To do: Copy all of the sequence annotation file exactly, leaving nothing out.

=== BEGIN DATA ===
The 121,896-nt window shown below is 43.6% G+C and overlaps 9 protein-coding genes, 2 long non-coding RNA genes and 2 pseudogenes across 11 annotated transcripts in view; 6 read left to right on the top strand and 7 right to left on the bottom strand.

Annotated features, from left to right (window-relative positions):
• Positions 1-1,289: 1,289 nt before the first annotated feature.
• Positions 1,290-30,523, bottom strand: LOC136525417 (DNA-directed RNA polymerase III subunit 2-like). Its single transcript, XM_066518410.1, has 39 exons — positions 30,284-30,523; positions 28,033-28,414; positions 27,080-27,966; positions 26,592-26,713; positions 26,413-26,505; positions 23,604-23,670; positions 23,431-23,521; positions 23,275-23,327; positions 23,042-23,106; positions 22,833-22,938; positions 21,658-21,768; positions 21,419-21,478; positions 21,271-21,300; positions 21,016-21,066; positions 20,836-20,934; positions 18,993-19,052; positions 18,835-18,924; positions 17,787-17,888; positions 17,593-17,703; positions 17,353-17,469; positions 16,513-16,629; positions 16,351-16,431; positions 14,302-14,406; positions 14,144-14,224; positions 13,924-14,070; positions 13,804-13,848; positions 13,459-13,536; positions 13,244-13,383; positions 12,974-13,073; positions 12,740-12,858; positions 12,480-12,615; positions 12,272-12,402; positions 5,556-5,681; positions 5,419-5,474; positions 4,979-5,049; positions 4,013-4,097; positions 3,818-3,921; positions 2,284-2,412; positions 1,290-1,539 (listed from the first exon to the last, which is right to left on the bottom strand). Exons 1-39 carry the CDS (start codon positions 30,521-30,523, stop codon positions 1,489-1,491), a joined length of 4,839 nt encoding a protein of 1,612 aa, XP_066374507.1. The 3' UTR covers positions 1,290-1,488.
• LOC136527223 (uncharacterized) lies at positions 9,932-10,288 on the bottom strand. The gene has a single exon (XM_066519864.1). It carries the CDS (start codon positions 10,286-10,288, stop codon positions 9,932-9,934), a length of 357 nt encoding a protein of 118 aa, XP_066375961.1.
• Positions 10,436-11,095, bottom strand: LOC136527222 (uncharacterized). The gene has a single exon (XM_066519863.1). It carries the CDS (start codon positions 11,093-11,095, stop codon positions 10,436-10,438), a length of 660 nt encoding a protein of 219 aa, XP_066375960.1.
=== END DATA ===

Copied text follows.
The 121,896-nt window shown below is 43.6% G+C and overlaps 9 protein-coding genes, 2 long non-coding RNA genes and 2 pseudogenes across 11 annotated transcripts in view; 6 read left to right on the top strand and 7 right to left on the bottom strand.

Annotated features, from left to right (window-relative positions):
• Positions 1-1,289: 1,289 nt before the first annotated feature.
• Positions 1,290-30,523, bottom strand: LOC136525417 (DNA-directed RNA polymerase III subunit 2-like). Its single transcript, XM_066518410.1, has 39 exons — positions 30,284-30,523; positions 28,033-28,414; positions 27,080-27,966; positions 26,592-26,713; positions 26,413-26,505; positions 23,604-23,670; positions 23,431-23,521; positions 23,275-23,327; positions 23,042-23,106; positions 22,833-22,938; positions 21,658-21,768; positions 21,419-21,478; positions 21,271-21,300; positions 21,016-21,066; positions 20,836-20,934; positions 18,993-19,052; positions 18,835-18,924; positions 17,787-17,888; positions 17,593-17,703; positions 17,353-17,469; positions 16,513-16,629; positions 16,351-16,431; positions 14,302-14,406; positions 14,144-14,224; positions 13,924-14,070; positions 13,804-13,848; positions 13,459-13,536; positions 13,244-13,383; positions 12,974-13,073; positions 12,740-12,858; positions 12,480-12,615; positions 12,272-12,402; positions 5,556-5,681; positions 5,419-5,474; positions 4,979-5,049; positions 4,013-4,097; positions 3,818-3,921; positions 2,284-2,412; positions 1,290-1,539 (listed from the first exon to the last, which is right to left on the bottom strand). Exons 1-39 carry the CDS (start codon positions 30,521-30,523, stop codon positions 1,489-1,491), a joined length of 4,839 nt encoding a protein of 1,612 aa, XP_066374507.1. The 3' UTR covers positions 1,290-1,488.
• LOC136527223 (uncharacterized) lies at positions 9,932-10,288 on the bottom strand. The gene has a single exon (XM_066519864.1). It carries the CDS (start codon positions 10,286-10,288, stop codon positions 9,932-9,934), a length of 357 nt encoding a protein of 118 aa, XP_066375961.1.
• Positions 10,436-11,095, bottom strand: LOC136527222 (uncharacterized). The gene has a single exon (XM_066519863.1). It carries the CDS (start codon positions 11,093-11,095, stop codon positions 10,436-10,438), a length of 660 nt encoding a protein of 219 aa, XP_066375960.1.